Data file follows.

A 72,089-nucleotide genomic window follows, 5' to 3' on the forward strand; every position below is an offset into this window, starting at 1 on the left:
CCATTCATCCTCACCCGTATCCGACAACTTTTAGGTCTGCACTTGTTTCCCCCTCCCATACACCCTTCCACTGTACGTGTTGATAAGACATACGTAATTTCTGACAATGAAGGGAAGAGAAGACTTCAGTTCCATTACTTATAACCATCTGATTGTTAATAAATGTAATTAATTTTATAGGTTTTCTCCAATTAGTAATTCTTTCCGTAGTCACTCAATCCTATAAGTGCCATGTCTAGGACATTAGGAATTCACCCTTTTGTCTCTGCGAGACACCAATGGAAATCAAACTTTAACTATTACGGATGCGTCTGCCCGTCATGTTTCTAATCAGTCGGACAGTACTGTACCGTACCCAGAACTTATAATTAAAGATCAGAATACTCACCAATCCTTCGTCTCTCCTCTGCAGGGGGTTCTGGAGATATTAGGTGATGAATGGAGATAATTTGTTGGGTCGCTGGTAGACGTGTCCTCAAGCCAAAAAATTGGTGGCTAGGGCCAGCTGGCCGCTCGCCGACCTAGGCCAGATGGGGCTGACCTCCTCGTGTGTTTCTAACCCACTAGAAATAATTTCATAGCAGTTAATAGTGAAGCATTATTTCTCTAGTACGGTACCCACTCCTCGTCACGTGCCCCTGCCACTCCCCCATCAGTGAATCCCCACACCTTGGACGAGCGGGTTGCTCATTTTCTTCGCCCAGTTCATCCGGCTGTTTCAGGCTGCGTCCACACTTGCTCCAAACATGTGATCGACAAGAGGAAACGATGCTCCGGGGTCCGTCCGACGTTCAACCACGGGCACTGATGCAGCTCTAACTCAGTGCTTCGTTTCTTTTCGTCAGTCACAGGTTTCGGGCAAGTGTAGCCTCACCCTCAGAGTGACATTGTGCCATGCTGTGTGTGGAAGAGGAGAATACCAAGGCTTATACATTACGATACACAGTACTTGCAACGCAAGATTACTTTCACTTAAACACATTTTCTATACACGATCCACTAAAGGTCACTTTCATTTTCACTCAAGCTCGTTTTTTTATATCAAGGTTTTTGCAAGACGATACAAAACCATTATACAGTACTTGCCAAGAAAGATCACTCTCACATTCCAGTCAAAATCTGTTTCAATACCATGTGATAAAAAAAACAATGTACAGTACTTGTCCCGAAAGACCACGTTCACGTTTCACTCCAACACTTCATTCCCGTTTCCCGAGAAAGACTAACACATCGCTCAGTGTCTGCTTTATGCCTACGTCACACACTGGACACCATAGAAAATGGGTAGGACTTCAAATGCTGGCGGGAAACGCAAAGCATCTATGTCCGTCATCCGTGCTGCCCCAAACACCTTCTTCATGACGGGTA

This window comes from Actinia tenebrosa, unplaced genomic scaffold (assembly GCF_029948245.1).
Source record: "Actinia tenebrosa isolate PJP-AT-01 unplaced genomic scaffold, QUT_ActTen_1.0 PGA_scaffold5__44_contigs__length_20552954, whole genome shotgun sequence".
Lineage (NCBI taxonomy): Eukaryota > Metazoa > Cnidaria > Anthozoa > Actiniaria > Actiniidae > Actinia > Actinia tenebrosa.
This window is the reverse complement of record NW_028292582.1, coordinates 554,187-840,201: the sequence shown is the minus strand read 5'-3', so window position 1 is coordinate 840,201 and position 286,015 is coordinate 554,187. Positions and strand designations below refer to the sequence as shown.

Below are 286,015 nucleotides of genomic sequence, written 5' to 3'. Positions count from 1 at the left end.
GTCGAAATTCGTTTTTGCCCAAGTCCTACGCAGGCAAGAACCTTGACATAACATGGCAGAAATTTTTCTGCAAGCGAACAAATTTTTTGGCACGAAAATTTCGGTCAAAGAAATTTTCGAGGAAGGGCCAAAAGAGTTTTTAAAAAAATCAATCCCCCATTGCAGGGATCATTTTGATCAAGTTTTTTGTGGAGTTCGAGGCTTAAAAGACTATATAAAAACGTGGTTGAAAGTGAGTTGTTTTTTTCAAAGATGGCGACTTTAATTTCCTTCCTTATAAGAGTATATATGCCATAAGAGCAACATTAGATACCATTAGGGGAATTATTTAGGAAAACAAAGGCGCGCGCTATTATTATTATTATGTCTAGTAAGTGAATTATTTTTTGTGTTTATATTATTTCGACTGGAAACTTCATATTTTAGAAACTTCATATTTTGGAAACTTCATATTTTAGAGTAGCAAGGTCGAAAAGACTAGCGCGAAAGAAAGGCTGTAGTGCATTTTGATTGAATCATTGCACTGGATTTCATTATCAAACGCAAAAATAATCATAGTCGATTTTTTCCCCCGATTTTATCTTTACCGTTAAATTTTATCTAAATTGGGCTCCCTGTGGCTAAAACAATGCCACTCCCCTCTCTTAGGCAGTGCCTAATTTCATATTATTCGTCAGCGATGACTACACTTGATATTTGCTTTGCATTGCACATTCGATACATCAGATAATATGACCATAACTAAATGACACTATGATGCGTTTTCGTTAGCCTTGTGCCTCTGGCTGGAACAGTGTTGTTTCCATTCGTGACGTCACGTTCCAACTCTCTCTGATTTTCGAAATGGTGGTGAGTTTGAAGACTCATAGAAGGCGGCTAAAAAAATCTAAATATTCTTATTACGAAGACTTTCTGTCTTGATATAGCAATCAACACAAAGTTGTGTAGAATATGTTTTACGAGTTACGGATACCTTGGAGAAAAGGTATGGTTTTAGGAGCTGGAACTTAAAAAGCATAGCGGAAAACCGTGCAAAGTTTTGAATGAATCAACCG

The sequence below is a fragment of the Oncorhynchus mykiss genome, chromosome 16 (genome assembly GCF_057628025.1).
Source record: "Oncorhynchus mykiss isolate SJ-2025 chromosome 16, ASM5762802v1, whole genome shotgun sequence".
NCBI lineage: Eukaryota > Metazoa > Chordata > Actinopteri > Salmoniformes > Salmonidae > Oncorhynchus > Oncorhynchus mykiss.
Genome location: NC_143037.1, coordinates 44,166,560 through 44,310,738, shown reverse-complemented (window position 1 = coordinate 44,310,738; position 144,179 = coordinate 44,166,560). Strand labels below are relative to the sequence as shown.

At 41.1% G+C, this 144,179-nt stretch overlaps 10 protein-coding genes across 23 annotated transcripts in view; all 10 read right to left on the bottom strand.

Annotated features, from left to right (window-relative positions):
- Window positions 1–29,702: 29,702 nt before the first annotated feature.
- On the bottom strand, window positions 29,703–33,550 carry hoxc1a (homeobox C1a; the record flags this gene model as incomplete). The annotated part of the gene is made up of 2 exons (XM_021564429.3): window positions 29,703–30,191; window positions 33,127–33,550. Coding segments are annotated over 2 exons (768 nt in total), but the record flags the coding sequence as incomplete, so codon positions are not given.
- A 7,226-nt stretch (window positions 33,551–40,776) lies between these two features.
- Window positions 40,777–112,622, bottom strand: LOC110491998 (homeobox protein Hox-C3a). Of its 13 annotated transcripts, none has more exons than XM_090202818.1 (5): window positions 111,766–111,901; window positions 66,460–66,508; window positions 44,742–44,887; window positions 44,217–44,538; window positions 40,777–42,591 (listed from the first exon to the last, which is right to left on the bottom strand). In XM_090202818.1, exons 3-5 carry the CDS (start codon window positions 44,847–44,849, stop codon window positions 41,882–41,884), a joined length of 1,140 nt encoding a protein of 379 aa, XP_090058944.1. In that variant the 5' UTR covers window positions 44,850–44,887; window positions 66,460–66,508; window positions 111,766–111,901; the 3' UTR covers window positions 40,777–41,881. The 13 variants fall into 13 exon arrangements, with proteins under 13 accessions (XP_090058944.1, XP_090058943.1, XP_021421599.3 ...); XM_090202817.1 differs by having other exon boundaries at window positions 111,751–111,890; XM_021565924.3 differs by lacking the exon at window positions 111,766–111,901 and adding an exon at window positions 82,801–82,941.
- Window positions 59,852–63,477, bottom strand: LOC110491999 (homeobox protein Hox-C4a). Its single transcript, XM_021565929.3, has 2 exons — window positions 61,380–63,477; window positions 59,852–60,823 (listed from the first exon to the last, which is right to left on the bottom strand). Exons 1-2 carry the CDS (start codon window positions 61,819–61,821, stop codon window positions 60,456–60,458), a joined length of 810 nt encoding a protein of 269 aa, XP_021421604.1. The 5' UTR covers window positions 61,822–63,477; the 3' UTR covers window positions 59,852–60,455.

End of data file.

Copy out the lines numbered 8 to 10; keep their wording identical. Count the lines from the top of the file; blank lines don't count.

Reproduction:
GTCGAAATTCGTTTTTGCCCAAGTCCTACGCAGGCAAGAACCTTGACATAACATGGCAGAAATTTTTCTGCAAGCGAACAAATTTTTTGGCACGAAAATTTCGGTCAAAGAAATTTTCGAGGAAGGGCCAAAAGAGTTTTTAAAAAAATCAATCCCCCATTGCAGGGATCATTTTGATCAAGTTTTTTGTGGAGTTCGAGGCTTAAAAGACTATATAAAAACGTGGTTGAAAGTGAGTTGTTTTTTTCAAAGATGGCGACTTTAATTTCCTTCCTTATAAGAGTATATATGCCATAAGAGCAACATTAGATACCATTAGGGGAATTATTTAGGAAAACAAAGGCGCGCGCTATTATTATTATTATGTCTAGTAAGTGAATTATTTTTTGTGTTTATATTATTTCGACTGGAAACTTCATATTTTAGAAACTTCATATTTTGGAAACTTCATATTTTAGAGTAGCAAGGTCGAAAAGACTAGCGCGAAAGAAAGGCTGTAGTGCATTTTGATTGAATCATTGCACTGGATTTCATTATCAAACGCAAAAATAATCATAGTCGATTTTTTCCCCCGATTTTATCTTTACCGTTAAATTTTATCTAAATTGGGCTCCCTGTGGCTAAAACAATGCCACTCCCCTCTCTTAGGCAGTGCCTAATTTCATATTATTCGTCAGCGATGACTACACTTGATATTTGCTTTGCATTGCACATTCGATACATCAGATAATATGACCATAACTAAATGACACTATGATGCGTTTTCGTTAGCCTTGTGCCTCTGGCTGGAACAGTGTTGTTTCCATTCGTGACGTCACGTTCCAACTCTCTCTGATTTTCGAAATGGTGGTGAGTTTGAAGACTCATAGAAGGCGGCTAAAAAAATCTAAATATTCTTATTACGAAGACTTTCTGTCTTGATATAGCAATCAACACAAAGTTGTGTAGAATATGTTTTACGAGTTACGGATACCTTGGAGAAAAGGTATGGTTTTAGGAGCTGGAACTTAAAAAGCATAGCGGAAAACCGTGCAAAGTTTTGAATGAATCAACCG

The sequence below is a fragment of the Oncorhynchus mykiss genome, chromosome 16 (genome assembly GCF_057628025.1).
Source record: "Oncorhynchus mykiss isolate SJ-2025 chromosome 16, ASM5762802v1, whole genome shotgun sequence".